“Excellent job,” he said. “My name is Yun Bae. I am the director of the American branch of Jiyu.” He raised the device in his left hand, presenting it to me so I could see clearly that, on the outside, it was identical to a taser. “This is a device which utilizes the newly-invented technology of EDOM – Electronic Dissolution of Motivation. On contact with a subject, it erases all of their motivations and replaces them with false goals via an electric pulse which simulates a synapse of the brain – the very building block of thought.”
“Let me guess,” I said, “You used this device to brainwash Brianna here into working for you?”
He nodded. “Yes, American. However, she is not the only person under our influence. I believe you are familiar with a Ms. Sarah Redden?”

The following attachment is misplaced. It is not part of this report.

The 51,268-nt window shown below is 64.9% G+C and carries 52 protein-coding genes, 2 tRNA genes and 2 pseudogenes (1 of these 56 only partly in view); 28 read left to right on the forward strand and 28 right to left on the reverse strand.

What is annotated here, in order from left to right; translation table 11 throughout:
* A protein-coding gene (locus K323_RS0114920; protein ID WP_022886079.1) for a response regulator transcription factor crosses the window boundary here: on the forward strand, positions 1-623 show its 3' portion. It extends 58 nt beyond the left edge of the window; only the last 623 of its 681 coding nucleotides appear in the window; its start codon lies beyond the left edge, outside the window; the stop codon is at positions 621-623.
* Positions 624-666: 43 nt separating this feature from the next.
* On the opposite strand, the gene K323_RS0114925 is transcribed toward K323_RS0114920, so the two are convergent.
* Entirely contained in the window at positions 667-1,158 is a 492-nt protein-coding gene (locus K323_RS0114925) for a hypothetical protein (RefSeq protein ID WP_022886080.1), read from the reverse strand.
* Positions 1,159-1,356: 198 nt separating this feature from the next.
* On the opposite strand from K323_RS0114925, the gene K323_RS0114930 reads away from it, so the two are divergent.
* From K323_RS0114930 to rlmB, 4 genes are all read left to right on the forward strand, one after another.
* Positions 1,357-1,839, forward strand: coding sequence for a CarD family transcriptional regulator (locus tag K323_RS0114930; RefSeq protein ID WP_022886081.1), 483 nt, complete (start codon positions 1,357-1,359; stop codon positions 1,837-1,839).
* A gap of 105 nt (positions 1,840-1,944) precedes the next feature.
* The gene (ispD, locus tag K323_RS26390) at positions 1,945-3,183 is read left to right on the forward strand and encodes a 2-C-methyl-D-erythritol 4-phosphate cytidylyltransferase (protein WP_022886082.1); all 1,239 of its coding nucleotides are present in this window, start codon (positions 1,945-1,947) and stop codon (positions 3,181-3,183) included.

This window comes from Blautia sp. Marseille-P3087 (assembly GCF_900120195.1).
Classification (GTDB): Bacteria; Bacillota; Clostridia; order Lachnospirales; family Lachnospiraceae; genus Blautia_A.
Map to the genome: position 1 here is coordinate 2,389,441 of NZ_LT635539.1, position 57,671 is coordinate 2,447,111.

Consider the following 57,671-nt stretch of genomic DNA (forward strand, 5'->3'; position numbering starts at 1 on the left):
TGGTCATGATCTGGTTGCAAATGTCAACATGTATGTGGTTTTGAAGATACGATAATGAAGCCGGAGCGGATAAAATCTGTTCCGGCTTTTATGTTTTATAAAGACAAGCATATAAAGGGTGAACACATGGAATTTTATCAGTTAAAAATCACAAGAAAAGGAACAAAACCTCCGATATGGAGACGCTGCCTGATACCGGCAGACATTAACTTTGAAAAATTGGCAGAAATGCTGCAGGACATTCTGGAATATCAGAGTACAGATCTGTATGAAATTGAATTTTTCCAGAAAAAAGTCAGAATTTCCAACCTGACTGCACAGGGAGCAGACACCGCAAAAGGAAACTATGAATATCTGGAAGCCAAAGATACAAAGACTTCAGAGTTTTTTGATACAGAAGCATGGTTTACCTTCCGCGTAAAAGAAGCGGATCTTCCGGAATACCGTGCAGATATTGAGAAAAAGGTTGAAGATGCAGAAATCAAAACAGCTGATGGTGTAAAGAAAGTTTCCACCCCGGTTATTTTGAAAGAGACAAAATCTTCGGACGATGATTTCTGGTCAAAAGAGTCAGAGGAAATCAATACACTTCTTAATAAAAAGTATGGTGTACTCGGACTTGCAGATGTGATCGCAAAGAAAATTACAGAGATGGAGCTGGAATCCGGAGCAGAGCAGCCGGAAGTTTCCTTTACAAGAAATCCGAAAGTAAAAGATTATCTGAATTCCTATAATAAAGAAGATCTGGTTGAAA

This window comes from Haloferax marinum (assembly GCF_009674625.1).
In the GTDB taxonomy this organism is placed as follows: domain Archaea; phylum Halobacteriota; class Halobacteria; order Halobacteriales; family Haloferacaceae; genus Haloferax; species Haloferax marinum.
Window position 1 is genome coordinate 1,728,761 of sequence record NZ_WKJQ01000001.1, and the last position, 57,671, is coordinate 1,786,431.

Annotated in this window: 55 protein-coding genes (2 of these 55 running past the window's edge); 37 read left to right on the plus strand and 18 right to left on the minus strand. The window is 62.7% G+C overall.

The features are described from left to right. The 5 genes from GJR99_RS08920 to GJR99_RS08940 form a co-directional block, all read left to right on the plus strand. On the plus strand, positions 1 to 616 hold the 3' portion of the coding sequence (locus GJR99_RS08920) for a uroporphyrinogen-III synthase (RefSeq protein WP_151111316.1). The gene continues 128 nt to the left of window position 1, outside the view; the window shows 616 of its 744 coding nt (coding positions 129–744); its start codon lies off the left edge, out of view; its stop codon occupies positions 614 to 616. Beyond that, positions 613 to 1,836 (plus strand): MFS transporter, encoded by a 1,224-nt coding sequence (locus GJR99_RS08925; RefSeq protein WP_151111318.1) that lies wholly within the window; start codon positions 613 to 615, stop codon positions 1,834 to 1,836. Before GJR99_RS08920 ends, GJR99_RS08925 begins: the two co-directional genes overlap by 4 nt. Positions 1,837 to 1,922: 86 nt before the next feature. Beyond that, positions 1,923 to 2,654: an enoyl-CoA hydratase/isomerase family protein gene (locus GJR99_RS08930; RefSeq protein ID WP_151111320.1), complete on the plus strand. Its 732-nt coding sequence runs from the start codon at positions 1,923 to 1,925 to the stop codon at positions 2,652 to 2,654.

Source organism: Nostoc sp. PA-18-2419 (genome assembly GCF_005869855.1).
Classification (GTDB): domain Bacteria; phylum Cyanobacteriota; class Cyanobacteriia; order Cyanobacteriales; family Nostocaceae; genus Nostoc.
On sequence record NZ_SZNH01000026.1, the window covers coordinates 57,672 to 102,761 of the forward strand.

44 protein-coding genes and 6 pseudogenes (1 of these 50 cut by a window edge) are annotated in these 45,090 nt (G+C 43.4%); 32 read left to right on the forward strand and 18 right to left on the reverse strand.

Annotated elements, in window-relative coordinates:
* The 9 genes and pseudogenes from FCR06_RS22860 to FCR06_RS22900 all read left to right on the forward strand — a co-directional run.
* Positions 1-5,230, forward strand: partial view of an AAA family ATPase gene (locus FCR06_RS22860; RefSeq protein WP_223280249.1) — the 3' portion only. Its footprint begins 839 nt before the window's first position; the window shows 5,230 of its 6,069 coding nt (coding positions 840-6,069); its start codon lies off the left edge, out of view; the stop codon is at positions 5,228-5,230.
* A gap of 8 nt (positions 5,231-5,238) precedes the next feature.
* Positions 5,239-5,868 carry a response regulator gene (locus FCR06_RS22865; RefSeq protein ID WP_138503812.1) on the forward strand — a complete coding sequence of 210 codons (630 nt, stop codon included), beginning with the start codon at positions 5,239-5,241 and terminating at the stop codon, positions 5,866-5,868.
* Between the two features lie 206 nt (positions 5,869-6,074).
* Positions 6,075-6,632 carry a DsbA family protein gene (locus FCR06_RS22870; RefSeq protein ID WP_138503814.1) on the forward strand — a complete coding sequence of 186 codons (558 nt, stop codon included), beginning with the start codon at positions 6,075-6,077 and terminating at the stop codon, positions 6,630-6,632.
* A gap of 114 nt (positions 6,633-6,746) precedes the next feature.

“My god, what did you do to Sarah?”
“We merely enlightened her as to what the Americans were really up to – and, in exchange for this enlightenment, she offered her services as a spy.”
“Oh, is that how it happened?”
“Not really. One wishes it was so easy. Now, I will have you, as well, soldier. You will be my loyal slave.”
“I’ll never serve Jiyu.”
“Who says you would be working for Jiyu? If you join me, we can overthrow Jiyu. We could stop them from releasing the virus. We could rule millions, just with the fear of what we can unleash upon them,” here, he paused for a few seconds, “and I would release your precious girls – both Ms. Redden and Ms. Sanchez.”
I aimed my AR-57 at his head. “All I’ve got to do is pull the trigger.”
“No, Mr. Petrov, all you’ve got to do is join me.”